David Vitter Has Already Paid for His Crimes -- Literally

David Vitter Has Already Paid for His Crimes -- Literally
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It's been more than six years since Senator David Vitter (R-LA) admitted that he had engaged, regularly, in the crime of soliciting prostitutes.

"This was a very serious sin in my past for which I am, of course, completely responsible," Vitter said in 2007.

Though he received no jail time and was ostensibly forgiven by his wife and then the voters of Louisiana, he hasn't -- as far as we know -- committed the "sin" since.

Prostitution -- unlike Vitter's legislative record -- is often called a "victimless crime," because we like to imagine the horrors and abuses sex workers endure don't really matter because these workers aren't typically rich white senators. But it's an actual crime that often funds other crimes, and it's helpful for society that this wayward husband has, seemingly, been successfully averted from it.

So good for David Vitter. He's proof that mistakes made in our youth -- he was only in his mid-40s! -- shouldn't have to haunt us for the rest of our adult lives.

Regrettably, however, I have to call out Senate Democrats for what is clearly a bit of a low blow.

And by a "low blow," I don't mean something the old Vitter might dress in a diaper and pay extra for.

Vitter, a Louisiana Republican, has infuriated Democrats this week by commandeering the Senate floor, demanding a vote on his amendment repealing federal contributions to help pay for lawmakers' health care coverage.

But Democratic senators are preparing a legislative response targeting a sordid Vitter episode. If Vitter continues to insist on a vote on his proposal, Democrats could counter with one of their own: Lawmakers will be denied those government contributions if there is "probable cause" they solicited prostitutes.

LOL. Okay, I shouldn't LOL at that.

It's cheap. It's nasty. It's a tactic so virulent that it's something I'd expect from a really vile lout -- like, say, David Vitter.

In May, the senator proposed banning certain convicts from receiving SNAP benefits, formerly known as food stamps, for life. Because there's nothing that makes America safer than a bunch of starved ex-criminals roaming the streets.

But that doesn't excuse Democrats from anonymously seeking vengeance against Vitter just because he's trying to use legislative sabotage to try to stop tens of millions of Americans from getting health care, or at least slow the process.

There's a real risk in this sort of taunting because we can see from the senator's reaction that he's not a well man.

After the story came out, Vitter decided that one day of horrible headlines wasn't enough -- he wants to make this story go on and on.

The senator has called for an ethics investigation of fellow senators Harry Reid (D-NV) and Barbara Boxer (D-CA) and their staffs, characterizing the effort to shame him out of his Obamacare sabotage as "attempted bribery."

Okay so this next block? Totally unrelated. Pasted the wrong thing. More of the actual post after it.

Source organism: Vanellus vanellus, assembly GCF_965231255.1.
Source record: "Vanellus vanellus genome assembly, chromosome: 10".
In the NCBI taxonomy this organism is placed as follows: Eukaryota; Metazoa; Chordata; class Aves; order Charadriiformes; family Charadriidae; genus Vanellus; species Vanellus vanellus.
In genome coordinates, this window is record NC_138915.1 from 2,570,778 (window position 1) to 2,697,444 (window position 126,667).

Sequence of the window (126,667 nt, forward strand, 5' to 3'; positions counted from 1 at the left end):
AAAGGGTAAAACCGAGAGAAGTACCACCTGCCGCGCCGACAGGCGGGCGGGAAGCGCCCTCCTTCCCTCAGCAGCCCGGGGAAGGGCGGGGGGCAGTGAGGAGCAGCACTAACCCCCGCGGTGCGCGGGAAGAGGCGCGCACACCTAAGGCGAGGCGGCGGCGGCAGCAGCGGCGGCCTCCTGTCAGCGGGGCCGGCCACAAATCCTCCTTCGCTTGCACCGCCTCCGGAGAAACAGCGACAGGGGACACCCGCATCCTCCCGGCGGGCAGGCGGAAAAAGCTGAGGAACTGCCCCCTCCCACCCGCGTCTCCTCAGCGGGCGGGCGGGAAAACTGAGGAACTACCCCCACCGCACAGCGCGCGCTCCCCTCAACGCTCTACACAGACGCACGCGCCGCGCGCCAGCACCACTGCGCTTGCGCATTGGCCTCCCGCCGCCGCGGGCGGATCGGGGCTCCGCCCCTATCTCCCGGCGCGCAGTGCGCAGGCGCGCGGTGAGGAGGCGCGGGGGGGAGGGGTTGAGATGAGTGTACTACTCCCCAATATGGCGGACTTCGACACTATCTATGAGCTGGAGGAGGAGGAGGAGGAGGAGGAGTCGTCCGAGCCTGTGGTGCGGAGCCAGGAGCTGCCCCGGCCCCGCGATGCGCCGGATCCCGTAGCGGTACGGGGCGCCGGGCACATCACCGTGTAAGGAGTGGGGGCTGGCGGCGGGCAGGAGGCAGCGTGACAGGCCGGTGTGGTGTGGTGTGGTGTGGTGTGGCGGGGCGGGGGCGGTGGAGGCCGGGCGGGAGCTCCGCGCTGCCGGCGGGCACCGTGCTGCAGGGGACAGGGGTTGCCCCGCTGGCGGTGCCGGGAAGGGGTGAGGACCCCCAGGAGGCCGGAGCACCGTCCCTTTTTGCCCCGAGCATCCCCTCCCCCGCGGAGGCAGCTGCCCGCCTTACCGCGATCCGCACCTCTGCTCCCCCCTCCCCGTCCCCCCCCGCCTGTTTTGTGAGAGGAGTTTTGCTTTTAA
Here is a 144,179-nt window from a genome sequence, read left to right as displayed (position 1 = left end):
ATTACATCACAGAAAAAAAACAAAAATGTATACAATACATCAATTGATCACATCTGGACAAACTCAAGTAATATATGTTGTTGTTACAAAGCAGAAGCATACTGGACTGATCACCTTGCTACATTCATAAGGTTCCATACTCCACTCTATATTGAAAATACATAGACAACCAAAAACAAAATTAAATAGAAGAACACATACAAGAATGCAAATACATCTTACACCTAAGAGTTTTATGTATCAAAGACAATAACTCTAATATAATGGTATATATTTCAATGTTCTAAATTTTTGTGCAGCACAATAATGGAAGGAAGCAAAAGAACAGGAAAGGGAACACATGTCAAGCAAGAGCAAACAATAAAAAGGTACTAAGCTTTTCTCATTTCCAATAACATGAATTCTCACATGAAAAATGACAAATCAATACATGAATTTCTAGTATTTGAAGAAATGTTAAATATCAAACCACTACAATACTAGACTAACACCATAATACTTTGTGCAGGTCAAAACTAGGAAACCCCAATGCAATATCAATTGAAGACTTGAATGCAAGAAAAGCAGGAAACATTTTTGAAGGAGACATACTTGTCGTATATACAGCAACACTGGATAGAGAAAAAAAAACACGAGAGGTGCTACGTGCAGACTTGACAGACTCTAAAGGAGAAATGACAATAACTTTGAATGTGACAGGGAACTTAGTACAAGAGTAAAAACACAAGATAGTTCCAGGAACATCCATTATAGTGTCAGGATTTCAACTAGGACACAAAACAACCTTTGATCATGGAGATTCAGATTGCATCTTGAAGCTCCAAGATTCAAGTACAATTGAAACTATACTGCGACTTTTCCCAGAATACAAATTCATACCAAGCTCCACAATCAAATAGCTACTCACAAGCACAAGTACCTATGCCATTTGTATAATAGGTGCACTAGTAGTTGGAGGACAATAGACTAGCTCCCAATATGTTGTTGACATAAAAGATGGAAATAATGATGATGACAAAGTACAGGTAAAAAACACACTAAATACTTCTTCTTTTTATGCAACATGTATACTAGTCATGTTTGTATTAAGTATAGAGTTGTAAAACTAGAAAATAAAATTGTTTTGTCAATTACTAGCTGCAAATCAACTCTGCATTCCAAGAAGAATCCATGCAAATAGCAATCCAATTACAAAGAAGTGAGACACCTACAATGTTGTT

Now I'm worried.

Vitter is frankly behaving like a man who is on the edge and enraged at the thought of being reminded that he has solicited prostitutes. Again, I don't think we need to speculate on the senator's private life to assume that certain personal issues that may have driven this man to crime are at risk of being agitated again.

Our goal should be to help Vitter remain in society's good graces and remind him that his urges -- whether they be to role-play repressed sexual fantasies or to specifically punish the lawmakers who support fixing a broken health care system by gutting their insurance coverage -- don't always need to be acted upon.

Democrats who seek to use Vitter's personal failings are falling into the conservative trap of imprisoning the most vulnerable people in society and then continuing to punish these former convicts for the duration of their lives by depriving them of opportunities to rejoin society -- or even participate in democracy -- by taking away their right to vote.

Vitter is especially guilty of this in his effort to take food stamps from ex-criminals.

And you don't have to be a psychotherapist to suggest that his need to punish others suggests that he has not forgiven himself for what he's done to his own and his family's lives, even though he basically got away with it.

This kind of internal conflict can lead to bad habits that should not be encouraged, no matter how delightful it would be to see a man who has voted to ban same-sex marriage and the right of gay couples to adopt be again publicly humiliated for his lack of family values.

I'm worried about David Vitter, no matter how much he doesn't worry about me. So, Senate Democrats, give him a break. Don't let this thing linger on and on, reminding everyone that Vitter is a hypocrite and how the powerful in society flourish regardless of their "sins," while the powerless suffer for them.

Senator Vitter has already paid for his crimes -- literally.

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